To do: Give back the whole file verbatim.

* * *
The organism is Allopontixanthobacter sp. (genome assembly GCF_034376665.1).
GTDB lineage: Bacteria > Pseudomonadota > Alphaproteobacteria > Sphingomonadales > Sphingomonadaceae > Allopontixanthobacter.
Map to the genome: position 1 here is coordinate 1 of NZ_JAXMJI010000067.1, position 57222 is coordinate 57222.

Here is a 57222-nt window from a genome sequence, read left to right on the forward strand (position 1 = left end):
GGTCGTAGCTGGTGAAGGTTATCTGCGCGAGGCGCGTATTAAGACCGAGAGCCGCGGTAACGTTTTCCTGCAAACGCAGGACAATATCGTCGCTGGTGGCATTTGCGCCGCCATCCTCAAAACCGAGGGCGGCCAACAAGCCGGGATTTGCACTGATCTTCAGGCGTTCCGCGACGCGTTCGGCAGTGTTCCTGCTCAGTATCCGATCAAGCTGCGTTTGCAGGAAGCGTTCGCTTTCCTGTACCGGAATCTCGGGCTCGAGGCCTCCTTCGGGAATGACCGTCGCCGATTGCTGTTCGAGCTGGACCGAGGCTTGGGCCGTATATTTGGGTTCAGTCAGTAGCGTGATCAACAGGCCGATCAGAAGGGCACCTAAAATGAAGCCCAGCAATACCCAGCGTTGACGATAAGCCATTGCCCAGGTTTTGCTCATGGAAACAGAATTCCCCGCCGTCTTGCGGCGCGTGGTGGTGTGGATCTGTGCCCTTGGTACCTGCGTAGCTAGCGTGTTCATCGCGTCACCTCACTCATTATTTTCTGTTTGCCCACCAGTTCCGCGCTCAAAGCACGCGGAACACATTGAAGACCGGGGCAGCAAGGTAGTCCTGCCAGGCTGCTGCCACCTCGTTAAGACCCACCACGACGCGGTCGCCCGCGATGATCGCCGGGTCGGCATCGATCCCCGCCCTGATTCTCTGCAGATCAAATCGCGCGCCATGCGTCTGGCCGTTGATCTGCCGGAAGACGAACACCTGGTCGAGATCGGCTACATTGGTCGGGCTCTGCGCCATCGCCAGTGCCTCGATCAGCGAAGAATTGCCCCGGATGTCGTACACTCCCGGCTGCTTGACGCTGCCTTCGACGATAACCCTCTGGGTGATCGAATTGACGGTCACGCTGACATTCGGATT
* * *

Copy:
The organism is Allopontixanthobacter sp. (genome assembly GCF_034376665.1).
GTDB lineage: Bacteria > Pseudomonadota > Alphaproteobacteria > Sphingomonadales > Sphingomonadaceae > Allopontixanthobacter.
Map to the genome: position 1 here is coordinate 1 of NZ_JAXMJI010000067.1, position 57222 is coordinate 57222.

Here is a 57222-nt window from a genome sequence, read left to right on the forward strand (position 1 = left end):
GGTCGTAGCTGGTGAAGGTTATCTGCGCGAGGCGCGTATTAAGACCGAGAGCCGCGGTAACGTTTTCCTGCAAACGCAGGACAATATCGTCGCTGGTGGCATTTGCGCCGCCATCCTCAAAACCGAGGGCGGCCAACAAGCCGGGATTTGCACTGATCTTCAGGCGTTCCGCGACGCGTTCGGCAGTGTTCCTGCTCAGTATCCGATCAAGCTGCGTTTGCAGGAAGCGTTCGCTTTCCTGTACCGGAATCTCGGGCTCGAGGCCTCCTTCGGGAATGACCGTCGCCGATTGCTGTTCGAGCTGGACCGAGGCTTGGGCCGTATATTTGGGTTCAGTCAGTAGCGTGATCAACAGGCCGATCAGAAGGGCACCTAAAATGAAGCCCAGCAATACCCAGCGTTGACGATAAGCCATTGCCCAGGTTTTGCTCATGGAAACAGAATTCCCCGCCGTCTTGCGGCGCGTGGTGGTGTGGATCTGTGCCCTTGGTACCTGCGTAGCTAGCGTGTTCATCGCGTCACCTCACTCATTATTTTCTGTTTGCCCACCAGTTCCGCGCTCAAAGCACGCGGAACACATTGAAGACCGGGGCAGCAAGGTAGTCCTGCCAGGCTGCTGCCACCTCGTTAAGACCCACCACGACGCGGTCGCCCGCGATGATCGCCGGGTCGGCATCGATCCCCGCCCTGATTCTCTGCAGATCAAATCGCGCGCCATGCGTCTGGCCGTTGATCTGCCGGAAGACGAACACCTGGTCGAGATCGGCTACATTGGTCGGGCTCTGCGCCATCGCCAGTGCCTCGATCAGCGAAGAATTGCCCCGGATGTCGTACACTCCCGGCTGCTTGACGCTGCCTTCGACGATAACCCTCTGGGTGATCGAATTGACGGTCACGCTGACATTCGGATT